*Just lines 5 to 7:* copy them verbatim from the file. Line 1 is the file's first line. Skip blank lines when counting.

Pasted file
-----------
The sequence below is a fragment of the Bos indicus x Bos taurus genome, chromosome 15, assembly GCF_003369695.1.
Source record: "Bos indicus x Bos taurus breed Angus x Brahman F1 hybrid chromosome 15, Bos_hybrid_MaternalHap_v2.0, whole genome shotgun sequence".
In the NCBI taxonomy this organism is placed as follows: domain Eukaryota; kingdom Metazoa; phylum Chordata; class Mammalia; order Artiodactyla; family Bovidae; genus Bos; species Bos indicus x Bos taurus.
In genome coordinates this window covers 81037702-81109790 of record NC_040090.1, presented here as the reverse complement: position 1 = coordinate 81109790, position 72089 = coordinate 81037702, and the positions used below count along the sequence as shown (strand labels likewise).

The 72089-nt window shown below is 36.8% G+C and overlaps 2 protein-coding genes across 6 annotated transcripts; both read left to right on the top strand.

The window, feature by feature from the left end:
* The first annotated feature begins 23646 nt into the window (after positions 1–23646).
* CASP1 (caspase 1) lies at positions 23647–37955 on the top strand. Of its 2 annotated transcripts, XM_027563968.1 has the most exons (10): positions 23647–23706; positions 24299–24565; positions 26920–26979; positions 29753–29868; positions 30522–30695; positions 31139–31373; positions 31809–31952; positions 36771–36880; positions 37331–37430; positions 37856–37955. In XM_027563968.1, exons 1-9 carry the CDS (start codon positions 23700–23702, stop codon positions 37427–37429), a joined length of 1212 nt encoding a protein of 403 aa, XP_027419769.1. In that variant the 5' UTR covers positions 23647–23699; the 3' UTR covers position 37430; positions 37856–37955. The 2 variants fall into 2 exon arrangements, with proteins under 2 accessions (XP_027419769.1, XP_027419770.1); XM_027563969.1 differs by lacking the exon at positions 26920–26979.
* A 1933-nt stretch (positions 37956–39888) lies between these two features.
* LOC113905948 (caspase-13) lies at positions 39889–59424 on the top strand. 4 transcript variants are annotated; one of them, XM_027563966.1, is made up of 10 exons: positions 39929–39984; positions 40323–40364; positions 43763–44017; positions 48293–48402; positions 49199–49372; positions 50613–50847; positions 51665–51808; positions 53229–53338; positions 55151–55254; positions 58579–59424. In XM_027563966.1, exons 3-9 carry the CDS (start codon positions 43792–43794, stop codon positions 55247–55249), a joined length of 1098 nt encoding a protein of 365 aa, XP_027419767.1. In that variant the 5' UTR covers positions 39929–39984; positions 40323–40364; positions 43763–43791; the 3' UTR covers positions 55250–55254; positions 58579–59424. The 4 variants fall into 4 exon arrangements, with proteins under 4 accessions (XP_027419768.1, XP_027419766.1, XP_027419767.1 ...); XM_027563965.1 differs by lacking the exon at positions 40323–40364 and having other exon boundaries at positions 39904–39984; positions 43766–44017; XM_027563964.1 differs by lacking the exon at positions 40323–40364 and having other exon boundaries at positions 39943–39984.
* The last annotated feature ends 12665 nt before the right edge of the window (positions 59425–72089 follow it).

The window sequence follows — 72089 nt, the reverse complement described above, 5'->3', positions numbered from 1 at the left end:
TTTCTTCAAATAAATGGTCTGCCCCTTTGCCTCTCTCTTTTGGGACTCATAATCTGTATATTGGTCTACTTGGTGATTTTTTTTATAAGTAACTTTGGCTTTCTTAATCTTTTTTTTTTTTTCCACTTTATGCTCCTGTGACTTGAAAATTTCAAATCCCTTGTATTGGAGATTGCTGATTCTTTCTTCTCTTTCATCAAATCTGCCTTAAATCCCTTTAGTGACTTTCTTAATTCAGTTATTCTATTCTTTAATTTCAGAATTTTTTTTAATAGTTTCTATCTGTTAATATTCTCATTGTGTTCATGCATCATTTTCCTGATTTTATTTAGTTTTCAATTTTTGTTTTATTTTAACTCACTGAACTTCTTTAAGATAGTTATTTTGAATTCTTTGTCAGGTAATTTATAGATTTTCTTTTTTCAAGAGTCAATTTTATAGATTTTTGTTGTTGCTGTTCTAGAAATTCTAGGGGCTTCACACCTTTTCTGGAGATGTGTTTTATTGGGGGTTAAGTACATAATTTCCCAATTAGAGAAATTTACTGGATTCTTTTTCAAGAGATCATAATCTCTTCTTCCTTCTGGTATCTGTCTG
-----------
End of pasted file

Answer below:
The 72089-nt window shown below is 36.8% G+C and overlaps 2 protein-coding genes across 6 annotated transcripts; both read left to right on the top strand.

The window, feature by feature from the left end:
* The first annotated feature begins 23646 nt into the window (after positions 1–23646).